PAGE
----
People often tell Katie Young, a planning manager for the Philadelphia Corp. for Aging (PCA), that she looks young for her age. She is a mere 41.

As someone who is on the alert for ageism, she bristles. "That is my age," she says. "Therefore, I look exactly my age."

Young, who has a master’s degree in gerontology, led a workshop on ageism last week at the annual PCA Regional Conference on Aging, a three-day event aimed at professionals who work with older adults. More than 400 registered to attend.

Throughout our lives, she said, we’re aging. For most of our years, the physical changes we experience are accepted as a normal part of life. “That was just the next phase,” she said. At some point, though, society decides aging is bad. “You look younger” is meant as a compliment.

Young’s focus was on how people who work with the aged have been affected by negative messages about aging.

It starts, she said, as soon as someone decides they’d like to work with older adults. Friends rarely react with enthusiasm. “What does that tell you about what society thinks about who we’re serving?” Young asked. “They don’t count.”

Many in Young’s audience were in their 60s themselves, but said they felt much younger. Patty Davis, 64, a social worker for SOWN, a Philadelphia agency that works to reduce social isolation among older women, said she was taken aback by a comment her niece made. “She says to me, ‘When you don’t dye your hair, you look like you’re not taking care of herself.’”

Davis, whose undyed hair is a mix of brown and gray, was upset enough about that comment to ask coworkers and her hairdresser about it. “There was something about that that got me,” she said.

Young listed some comments that many consider ageist: “She is still sharp as a tack.” “He is spry for his age.” “Old age isn’t for sissies.”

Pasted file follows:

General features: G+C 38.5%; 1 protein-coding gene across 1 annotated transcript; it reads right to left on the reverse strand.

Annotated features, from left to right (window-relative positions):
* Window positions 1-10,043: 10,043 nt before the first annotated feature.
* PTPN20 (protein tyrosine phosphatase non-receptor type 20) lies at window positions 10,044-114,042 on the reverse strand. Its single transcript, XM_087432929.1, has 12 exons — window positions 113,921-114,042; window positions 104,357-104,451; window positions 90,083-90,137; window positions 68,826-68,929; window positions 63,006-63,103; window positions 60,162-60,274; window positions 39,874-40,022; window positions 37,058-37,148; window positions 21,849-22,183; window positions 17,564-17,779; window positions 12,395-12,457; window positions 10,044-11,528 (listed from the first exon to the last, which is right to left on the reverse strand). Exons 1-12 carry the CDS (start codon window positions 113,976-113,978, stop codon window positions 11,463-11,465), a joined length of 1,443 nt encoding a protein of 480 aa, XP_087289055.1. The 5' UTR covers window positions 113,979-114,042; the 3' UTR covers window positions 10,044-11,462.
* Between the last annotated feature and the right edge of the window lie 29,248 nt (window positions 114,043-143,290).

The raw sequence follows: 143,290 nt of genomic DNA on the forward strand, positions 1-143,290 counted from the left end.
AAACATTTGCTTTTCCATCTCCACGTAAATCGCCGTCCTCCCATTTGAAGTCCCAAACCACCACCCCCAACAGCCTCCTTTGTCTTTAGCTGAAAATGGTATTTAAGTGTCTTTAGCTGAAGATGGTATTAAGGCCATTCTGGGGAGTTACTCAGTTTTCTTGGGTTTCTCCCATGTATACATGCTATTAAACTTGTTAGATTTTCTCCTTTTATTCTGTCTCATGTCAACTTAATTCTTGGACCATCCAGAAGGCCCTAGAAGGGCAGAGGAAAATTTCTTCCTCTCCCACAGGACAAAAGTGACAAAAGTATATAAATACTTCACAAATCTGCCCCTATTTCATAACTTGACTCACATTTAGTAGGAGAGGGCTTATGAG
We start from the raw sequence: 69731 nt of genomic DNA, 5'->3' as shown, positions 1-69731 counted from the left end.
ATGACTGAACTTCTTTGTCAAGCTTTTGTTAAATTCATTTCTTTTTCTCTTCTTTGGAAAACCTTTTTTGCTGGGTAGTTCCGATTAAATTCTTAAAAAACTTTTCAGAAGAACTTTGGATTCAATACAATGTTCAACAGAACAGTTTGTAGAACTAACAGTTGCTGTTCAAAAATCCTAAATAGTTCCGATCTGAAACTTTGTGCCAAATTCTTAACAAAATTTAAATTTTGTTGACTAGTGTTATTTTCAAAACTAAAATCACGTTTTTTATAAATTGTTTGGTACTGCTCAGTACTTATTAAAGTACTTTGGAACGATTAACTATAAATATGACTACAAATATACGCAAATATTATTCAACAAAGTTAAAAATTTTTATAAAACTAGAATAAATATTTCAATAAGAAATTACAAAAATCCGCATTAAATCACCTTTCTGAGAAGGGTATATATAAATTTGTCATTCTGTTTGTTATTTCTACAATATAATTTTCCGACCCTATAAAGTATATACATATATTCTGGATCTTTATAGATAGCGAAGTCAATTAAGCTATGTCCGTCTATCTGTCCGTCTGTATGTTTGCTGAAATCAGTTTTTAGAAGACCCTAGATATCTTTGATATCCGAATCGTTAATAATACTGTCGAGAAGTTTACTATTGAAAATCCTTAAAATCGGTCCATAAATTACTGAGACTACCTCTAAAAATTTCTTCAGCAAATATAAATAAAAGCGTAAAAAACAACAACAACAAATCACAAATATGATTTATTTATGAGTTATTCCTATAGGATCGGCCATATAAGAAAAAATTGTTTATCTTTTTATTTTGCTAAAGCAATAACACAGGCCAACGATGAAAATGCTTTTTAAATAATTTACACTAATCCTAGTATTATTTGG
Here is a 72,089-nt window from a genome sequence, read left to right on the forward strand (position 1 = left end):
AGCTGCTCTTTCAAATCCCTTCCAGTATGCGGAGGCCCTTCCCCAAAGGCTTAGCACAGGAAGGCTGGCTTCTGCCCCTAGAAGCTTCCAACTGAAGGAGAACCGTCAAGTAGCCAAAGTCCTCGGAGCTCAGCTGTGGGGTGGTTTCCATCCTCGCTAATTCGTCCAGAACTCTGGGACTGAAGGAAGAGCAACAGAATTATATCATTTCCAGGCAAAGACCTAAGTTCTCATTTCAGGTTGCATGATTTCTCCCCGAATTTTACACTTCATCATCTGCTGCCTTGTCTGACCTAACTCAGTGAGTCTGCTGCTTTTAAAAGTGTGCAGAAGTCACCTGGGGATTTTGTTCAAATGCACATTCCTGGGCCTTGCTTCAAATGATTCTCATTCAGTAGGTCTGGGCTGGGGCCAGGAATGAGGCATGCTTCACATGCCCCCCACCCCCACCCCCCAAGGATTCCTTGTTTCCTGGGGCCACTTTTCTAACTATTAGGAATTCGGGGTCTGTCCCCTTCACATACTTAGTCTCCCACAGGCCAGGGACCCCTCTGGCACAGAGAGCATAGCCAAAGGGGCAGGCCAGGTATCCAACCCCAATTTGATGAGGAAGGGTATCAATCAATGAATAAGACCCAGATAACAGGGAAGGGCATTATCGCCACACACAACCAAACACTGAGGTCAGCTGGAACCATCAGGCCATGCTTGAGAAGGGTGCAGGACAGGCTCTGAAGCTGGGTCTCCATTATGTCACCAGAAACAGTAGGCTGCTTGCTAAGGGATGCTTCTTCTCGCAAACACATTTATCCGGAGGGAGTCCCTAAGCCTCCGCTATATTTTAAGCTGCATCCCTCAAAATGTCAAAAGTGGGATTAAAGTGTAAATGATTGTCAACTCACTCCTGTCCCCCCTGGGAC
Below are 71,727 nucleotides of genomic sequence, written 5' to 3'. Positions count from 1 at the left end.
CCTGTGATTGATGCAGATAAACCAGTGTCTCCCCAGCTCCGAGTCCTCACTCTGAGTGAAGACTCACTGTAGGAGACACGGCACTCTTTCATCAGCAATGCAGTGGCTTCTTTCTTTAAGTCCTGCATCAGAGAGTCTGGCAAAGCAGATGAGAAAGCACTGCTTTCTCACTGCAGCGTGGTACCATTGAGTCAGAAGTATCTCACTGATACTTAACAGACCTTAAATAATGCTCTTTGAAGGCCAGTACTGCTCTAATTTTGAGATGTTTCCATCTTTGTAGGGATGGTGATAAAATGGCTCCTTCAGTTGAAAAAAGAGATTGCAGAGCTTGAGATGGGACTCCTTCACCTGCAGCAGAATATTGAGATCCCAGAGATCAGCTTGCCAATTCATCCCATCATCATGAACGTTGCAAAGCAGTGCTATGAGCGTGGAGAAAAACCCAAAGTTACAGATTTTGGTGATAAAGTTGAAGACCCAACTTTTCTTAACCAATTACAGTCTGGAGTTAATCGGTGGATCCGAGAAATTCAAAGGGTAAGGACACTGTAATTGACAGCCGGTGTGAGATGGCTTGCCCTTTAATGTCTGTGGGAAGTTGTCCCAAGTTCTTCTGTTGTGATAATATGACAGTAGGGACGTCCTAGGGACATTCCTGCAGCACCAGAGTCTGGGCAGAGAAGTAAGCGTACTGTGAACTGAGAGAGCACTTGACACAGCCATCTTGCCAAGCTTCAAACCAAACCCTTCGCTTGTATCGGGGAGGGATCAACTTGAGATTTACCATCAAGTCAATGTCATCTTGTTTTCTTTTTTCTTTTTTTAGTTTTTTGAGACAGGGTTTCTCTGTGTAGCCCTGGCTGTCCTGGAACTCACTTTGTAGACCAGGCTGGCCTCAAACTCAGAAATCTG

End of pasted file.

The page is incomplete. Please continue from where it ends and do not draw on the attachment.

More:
They stem from assumptions that old people are almost always addled and sick. Young said the messaging needs to change. Dementia, while common among the oldest, is not inevitable. Many older people are healthy. Even older people with some chronic health problems can thrive emotionally. Many over age 65 find they are happier than they were when they were younger. Older people don’t get credit for how much they enrich their communities.

"There are lots of successful aging stories out there," Young said. "They just don't get enough air time."

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Jean Rivers, a PCA assessment worker, said some potential clients seem eager to embrace the idea that they are old and need more help than they actually do. She tries to tell them it’s a good thing that they’re doing so well. She said her mother-in-law seemed to feel older as soon as she qualified for senior-citizen discounts. “I can get the senior-citizen discount,” she thought, “I must be a senior citizen.”

Young said that people who work with older adults tend to see disproportionate numbers of people who are frail, dependent, and sick. She wondered how that affects their own attitudes toward aging.

Julia Diggs, a program manager with West Philadelphia Senior Community Center, said many seniors resist coming to her programs. “I don’t want to come in and sit around with these old people,” they’ll say. Then they find out they can learn about computers or sewing. They can exercise and eat meals with others. “They’re having a lot of fun,” Diggs said. Sometimes the staff is jealous of their freedom. “We’re learning that this age thing is not bad, and we have something to look forward to when we’re older.”

But others in what had been a talkative crowd had little to say about whether their constant exposure to the hard side of aging had made them more susceptible to ageist ideas. Young thinks that’s a sign that this is a topic ripe for research. Her gut reaction was that staffers didn’t want to admit they could have been affected by their work. “They’re not cognitively aware of the messaging they’re taking in,” she said. “Maybe they’re internalizing it more than they know.”